And some really big animal art installations. Like this giraffe.
And this year it hosted a really big games installation called PAX East.
Well, actually, it's the showroom floor, where all types and sizes of games are on display, from indie to blockbuster studio productions -- most of them future releases yet to be touched by the unwashed masses.
But touch them you can! You can play demos on the showroom floor. You can go over to the LAN and play computer games with top of the line NVIDIA tech.
Do I know what that tech does? No. Did Battlefield 3: Close Quarters look and play awesome? Yes! I got more kills than I usually do playing BF3 Team Deathmatch.
They've got the tables and the games. Bring your crew or meet up with people there.
If it's a type of game, it's at PAX.
But say you're tired of gaming, and bored with all the chances for obtaining swag from the various companies. Say you want to craft something. And you don't want to pay for it.
Well, here are some tables where you can paint something and take it for free.
Speaking of moving and convincing:
In fact, all the costumes in Irrational Games' contest were impressive, as were the cosplayers walking around the convention. Fans put a lot of time, effort and love into their costumes, and it showed.
You don't have to wear a costume to PAX, of course, but if you do attend in one, expect admiration and frequent photo requests.
Where were we? Oh yes.
Other game displays showed only a mysterious front. You had to wait in line for the chance to see inside.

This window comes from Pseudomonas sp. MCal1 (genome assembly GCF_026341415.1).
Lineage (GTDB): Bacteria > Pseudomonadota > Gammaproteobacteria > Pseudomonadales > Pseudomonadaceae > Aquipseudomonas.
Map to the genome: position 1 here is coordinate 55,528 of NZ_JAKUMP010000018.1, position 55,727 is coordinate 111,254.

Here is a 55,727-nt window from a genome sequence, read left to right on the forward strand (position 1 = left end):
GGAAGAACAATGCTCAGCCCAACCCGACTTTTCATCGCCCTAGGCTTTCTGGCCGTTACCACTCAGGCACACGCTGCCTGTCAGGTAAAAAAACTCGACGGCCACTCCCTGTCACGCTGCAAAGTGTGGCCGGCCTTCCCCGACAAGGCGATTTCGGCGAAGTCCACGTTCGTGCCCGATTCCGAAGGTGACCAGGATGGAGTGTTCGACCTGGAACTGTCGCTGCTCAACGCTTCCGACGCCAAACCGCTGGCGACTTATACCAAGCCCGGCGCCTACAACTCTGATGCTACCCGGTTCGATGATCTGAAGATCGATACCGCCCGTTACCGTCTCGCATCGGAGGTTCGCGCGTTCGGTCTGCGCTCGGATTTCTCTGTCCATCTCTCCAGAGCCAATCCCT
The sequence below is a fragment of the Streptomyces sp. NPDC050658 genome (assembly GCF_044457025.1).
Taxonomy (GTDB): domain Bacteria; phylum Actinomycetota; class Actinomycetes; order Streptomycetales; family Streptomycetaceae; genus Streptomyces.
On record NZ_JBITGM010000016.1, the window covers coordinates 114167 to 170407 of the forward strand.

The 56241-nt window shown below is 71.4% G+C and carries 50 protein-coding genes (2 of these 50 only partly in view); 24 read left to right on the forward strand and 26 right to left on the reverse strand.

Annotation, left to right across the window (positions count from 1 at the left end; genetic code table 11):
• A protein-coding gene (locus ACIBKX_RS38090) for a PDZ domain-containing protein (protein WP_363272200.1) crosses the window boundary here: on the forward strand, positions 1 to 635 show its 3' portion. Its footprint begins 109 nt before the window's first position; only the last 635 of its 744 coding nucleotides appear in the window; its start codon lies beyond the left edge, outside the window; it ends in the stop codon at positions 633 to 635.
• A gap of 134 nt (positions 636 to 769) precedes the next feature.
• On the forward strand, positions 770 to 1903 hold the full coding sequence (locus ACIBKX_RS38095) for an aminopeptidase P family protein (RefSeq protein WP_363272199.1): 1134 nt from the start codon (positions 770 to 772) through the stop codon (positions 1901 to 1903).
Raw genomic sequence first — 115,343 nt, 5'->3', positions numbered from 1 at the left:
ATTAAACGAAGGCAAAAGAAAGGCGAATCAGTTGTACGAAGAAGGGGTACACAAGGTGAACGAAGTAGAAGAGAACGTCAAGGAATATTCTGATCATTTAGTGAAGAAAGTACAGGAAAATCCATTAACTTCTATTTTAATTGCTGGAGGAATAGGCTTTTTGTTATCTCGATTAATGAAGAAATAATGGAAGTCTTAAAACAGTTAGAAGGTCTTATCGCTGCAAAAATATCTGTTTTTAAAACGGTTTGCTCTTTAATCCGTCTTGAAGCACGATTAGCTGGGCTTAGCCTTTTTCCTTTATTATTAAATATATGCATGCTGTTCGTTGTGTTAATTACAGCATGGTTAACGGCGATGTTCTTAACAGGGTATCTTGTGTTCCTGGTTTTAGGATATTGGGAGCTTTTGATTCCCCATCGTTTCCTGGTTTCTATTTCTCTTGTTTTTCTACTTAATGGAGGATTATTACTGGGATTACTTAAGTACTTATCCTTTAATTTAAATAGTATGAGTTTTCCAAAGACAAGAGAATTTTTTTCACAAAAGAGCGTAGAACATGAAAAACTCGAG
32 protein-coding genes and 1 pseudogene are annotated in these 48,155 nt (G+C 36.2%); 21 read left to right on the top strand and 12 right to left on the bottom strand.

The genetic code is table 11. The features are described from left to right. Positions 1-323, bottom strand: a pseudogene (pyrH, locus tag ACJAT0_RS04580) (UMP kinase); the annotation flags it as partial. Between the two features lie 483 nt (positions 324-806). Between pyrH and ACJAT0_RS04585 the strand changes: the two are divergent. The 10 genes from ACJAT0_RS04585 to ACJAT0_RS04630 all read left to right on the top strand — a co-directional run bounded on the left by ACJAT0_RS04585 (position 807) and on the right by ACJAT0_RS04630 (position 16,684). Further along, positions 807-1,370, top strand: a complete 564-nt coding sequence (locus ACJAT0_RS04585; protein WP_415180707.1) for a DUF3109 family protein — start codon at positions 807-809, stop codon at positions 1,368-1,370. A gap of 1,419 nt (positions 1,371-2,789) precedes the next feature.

Umm...yeah. Should probably mention that a lot of your time is spent waiting in lines at PAX. It's not surprising. Each game station, each panel room, only contains a finite amount of space and there are a millionbillion people who want to occupy it. Maybe not that many. But you get the idea.
For a chance at the games, you have to wait. For a chance at attending a panel, you have to wait. And for popular panels, you have to get there ahead of time--possibly hours ahead--to make sure you're in the part of the line that fits in.
Had I mentioned that there are panels? Yes, you can not only play games, you can attend panels on games and learn about all sorts of aspects of the game industry.
One intrepid soul actually filmed the Plot vs. Play panel, which was one of the best panels ever (in my fan-girl opinion), and put it up on YouTube. (I already posted it on my blog.)
nyan) Cat Theatre.
(This still makes me smile. I am easily amused.)
Here we watched the original Fallout: Nuka Break fan film plus the entire first season of its web series.
They have a Kickstarter running to fund a second season, if you'd like to help out.
A Q&A panel followed, with the cast, creators, and Chris Avellone (who has been intimately involved with Fallout through several apocalypses and whose Obsidian Entertainment created Fallout: New Vegas).
It's a totally cool prop and was made especially for him.
Are you all properly jealous yet? ;)
One final observation: You remember the unwashed masses I referred to at the beginning? Attending PAX can mean you run the risk of catching PAX Plague. There always seems to be some type of super-flu which someone inadvertently brings along with them. And it has a very good time. I believe everyone I knew came down with some form of it. Including me. But it was a small price to pay for one of the most fun-filled weekends I've ever had.